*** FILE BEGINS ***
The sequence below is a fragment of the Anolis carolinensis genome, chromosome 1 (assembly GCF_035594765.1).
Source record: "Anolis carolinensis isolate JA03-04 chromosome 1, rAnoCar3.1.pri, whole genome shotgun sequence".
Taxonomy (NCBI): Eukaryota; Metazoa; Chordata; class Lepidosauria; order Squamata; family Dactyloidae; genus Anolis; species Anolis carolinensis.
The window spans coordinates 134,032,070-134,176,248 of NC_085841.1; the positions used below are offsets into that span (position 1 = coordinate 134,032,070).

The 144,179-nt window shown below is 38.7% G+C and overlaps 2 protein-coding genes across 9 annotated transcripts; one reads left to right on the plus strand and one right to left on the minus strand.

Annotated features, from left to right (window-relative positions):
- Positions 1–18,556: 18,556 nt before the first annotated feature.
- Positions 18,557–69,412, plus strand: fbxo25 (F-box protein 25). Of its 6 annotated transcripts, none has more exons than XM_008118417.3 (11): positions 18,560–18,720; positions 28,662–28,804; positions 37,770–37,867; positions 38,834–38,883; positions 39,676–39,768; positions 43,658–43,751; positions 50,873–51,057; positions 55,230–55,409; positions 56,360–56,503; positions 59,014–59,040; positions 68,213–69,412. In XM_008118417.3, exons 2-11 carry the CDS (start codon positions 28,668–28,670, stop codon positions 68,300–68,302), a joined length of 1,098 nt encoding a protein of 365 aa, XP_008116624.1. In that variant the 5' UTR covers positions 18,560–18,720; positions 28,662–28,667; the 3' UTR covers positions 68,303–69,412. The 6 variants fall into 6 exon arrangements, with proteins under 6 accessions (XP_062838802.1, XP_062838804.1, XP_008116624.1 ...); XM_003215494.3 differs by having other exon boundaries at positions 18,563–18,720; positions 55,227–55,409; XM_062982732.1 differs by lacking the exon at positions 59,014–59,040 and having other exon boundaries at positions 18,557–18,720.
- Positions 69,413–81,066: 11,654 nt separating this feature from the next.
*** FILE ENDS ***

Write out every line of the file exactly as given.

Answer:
The sequence below is a fragment of the Anolis carolinensis genome, chromosome 1 (assembly GCF_035594765.1).
Source record: "Anolis carolinensis isolate JA03-04 chromosome 1, rAnoCar3.1.pri, whole genome shotgun sequence".
Taxonomy (NCBI): Eukaryota; Metazoa; Chordata; class Lepidosauria; order Squamata; family Dactyloidae; genus Anolis; species Anolis carolinensis.
The window spans coordinates 134,032,070-134,176,248 of NC_085841.1; the positions used below are offsets into that span (position 1 = coordinate 134,032,070).

The 144,179-nt window shown below is 38.7% G+C and overlaps 2 protein-coding genes across 9 annotated transcripts; one reads left to right on the plus strand and one right to left on the minus strand.

Annotated features, from left to right (window-relative positions):
- Positions 1–18,556: 18,556 nt before the first annotated feature.
- Positions 18,557–69,412, plus strand: fbxo25 (F-box protein 25). Of its 6 annotated transcripts, none has more exons than XM_008118417.3 (11): positions 18,560–18,720; positions 28,662–28,804; positions 37,770–37,867; positions 38,834–38,883; positions 39,676–39,768; positions 43,658–43,751; positions 50,873–51,057; positions 55,230–55,409; positions 56,360–56,503; positions 59,014–59,040; positions 68,213–69,412. In XM_008118417.3, exons 2-11 carry the CDS (start codon positions 28,668–28,670, stop codon positions 68,300–68,302), a joined length of 1,098 nt encoding a protein of 365 aa, XP_008116624.1. In that variant the 5' UTR covers positions 18,560–18,720; positions 28,662–28,667; the 3' UTR covers positions 68,303–69,412. The 6 variants fall into 6 exon arrangements, with proteins under 6 accessions (XP_062838802.1, XP_062838804.1, XP_008116624.1 ...); XM_003215494.3 differs by having other exon boundaries at positions 18,563–18,720; positions 55,227–55,409; XM_062982732.1 differs by lacking the exon at positions 59,014–59,040 and having other exon boundaries at positions 18,557–18,720.
- Positions 69,413–81,066: 11,654 nt separating this feature from the next.